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The Weekly Washington telegraph. : (Washington, Ark.) 1871-18??
Place of publication:
Washington, Ark.
Geographic coverage:
  • Washington, Hempstead, Arkansas  |  View more titles from this: City County, State
J.E. Borden
Dates of publication:
  • Began in 1871.
  • English
  • Arkansas--Hempstead County.--fast--(OCoLC)fst01214091
  • Arkansas--Washington (Hempstead County)--fast--(OCoLC)fst01325607
  • Hempstead County (Ark.)--Newspapers.
  • Washington (Hempstead County, Ark.)--Newspapers.
  • Description based on: Old ser., v. 30, no. 42 (May 31, 1871) = new ser., v. 1, no. 4.
sn 89051253
Preceding Titles:
Succeeding Titles:
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The Weekly Washington telegraph. May 10, 1871 , Image 1


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Washington Telegraph, The Weekly Washington Telegraph, and Journal-Telegraph

Washington, in southwestern Arkansas, was the first Hempstead County seat. During the Civil War, Washington became Arkansas's Confederate capital in 1863 after Little Rock was taken by Union forces. When railroads were built in the county, they bypassed Washington and instead stopped at a nearby railroad station, which grew into the new town of Hope. In 1939, Hope replaced Washington as the Hempstead County seat.

In 1839, William Henry Etter founded the Washington Telegraph. The previous year, Etter had moved to Washington from Pennsylvania, bringing a "meager" printing press with him. The Telegraph was the first Arkansas paper published southwest of Little Rock. At that time, Washington had a population of about 400, and there were only five post offices in Hempstead County. For the first several years, the Telegraph was politically independent, but it later supported and was influential in the Whig Party. Once the Whig party disintegrated in the 1850s, it became a Democratic paper. One famous citizen in Washington was recognized by the Telegraph in 1841. The paper reported that more than a decade before, local blacksmith James Black made the first bowie knife used by James Bowie. The Etter family was involved in the publication of the Telegraph throughout its 100-year run, bringing on many editors and managers over the years.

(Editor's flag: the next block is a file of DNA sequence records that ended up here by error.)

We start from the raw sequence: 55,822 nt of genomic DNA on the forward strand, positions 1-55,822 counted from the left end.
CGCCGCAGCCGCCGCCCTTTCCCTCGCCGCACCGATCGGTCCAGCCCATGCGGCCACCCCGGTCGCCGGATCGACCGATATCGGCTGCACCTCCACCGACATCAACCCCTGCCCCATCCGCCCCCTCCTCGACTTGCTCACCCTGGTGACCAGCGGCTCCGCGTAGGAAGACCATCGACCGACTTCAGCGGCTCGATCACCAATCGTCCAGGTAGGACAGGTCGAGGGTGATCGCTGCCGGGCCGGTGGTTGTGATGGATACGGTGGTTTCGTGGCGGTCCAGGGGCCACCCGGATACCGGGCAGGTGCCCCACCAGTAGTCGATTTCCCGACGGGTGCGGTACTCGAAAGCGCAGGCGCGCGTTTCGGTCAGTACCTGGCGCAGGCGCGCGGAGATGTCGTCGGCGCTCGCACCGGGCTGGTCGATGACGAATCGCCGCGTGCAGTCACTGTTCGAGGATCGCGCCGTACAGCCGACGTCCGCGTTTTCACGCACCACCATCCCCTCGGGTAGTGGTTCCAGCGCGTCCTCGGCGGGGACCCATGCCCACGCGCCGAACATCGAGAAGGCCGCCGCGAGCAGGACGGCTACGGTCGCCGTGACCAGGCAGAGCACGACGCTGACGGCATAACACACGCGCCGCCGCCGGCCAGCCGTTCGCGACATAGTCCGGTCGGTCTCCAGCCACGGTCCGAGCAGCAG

John Rogers Eakin was a lawyer and editor of the Telegraph in the leadup to and during the Civil War. Wyatt C. Thomas, an eccentric character, helped publish the Telegraph from 1859-1860. R. C. Brady was the publisher during the war. The Telegraph was the only newspaper in Arkansas that continued publishing throughout the Civil War. Before the Civil War, Eakin was opposed to secession and used the Telegraph to espouse his position. However, after the Battle of Fort Sumpter ignited the war in 1861, Eakin advocated for Southern secession. When the Confederate State Government of Arkansas fled to Washington, the Telegraph was given the state printing contract, making it the official organ of the Arkansas Confederacy. Due to the paper shortage during the war, the Telegraph was printed on anything available, including wallpaper. Despite all the difficulties, the paper printed a "first class history of the struggle, especially inside the Confederate lines."

While Eakin was running the Telegraph, Etter was likewise working for the state. In 1865 Etter was deployed to Texas and Mexico as a state agent to procure supplies for destitute Arkansans. Upon his return to Arkansas in the final week of the Civil War, he was arrested by federal troops. Etter was jailed in Texas, where he contracted pneumonia and died.

Eakin left the Telegraph in 1866 after carrying it through the Civil War when he was elected to the State Legislature. Eakin served in the 1874 constitutional convention that wrote the charter that still governs Arkansas today. In 1878, he was elected to the Supreme Court where he worked to protect the rights of women.

In the late 1860s and 1870s, William Henry Etter's sons, John Phillip Etter, William Henry Etter, Jr., and Robert Benjamin Etter, published the Telegraph. In 1872 and 1873, Joel Elias Borden was the editor and sometimes publisher. Borden was part of the law firm of Borden & Mitchell with Charles E. Mitchell.

Later editors included Daniel Webster Jones, who became Governor of Arkansas around the turn of the nineteenth century. In 1894, Sam H. Williams joined the paper. The following year Williams worked alongside William Spencer Eakin. A lawyer, William Eakin was the son of John Rogers Eakin. James William Ellis alternated with Eakin running the paper for a few years. In the 1890s, Mrs. C. E. Ratcliffe was the editor and Zeldah Matlack publisher. While working at the Telegraph, Ratcliffe was elected as Poet for the Arkansas Press Association in 1895. By the turn of the century, William Henry Etter III was running the paper alone.

In 1918, the Telegraph brought on Julian Gold as editor. When Gold purchased the paper, the newspaper office consisted mostly of a Washington hand press and 50 pounds of worn type. During his time at the Telegraph, he purchased a power press, folder, several jobbers, typesetting machine, new type, and mailing machine. Gold temporarily leased the paper to Curtis Cannon and Roy Harrison in 1920, but he quickly returned to manage and edit the paper. In 1921, Autrey Young briefly worked as editor.

The year after the county seat moved from Washington to Hope in 1939, the Telegraph combined with the Southwest Journal (1940-1940) published in Hope. The Journal was also published by William Etter IV, along with Leonard Ellis and Kelly Bryant, and Etter combined the two into the Journal-Telegraph. The following year, the paper split back to the Washington Telegraph and Hope Journal (1941-1951). The Washington Telegraph was the oldest weekly paper west of the Mississippi River, running for more than 100 years, until William Henry Etter IV closed the paper in 1946.

Provided by: Arkansas State Archives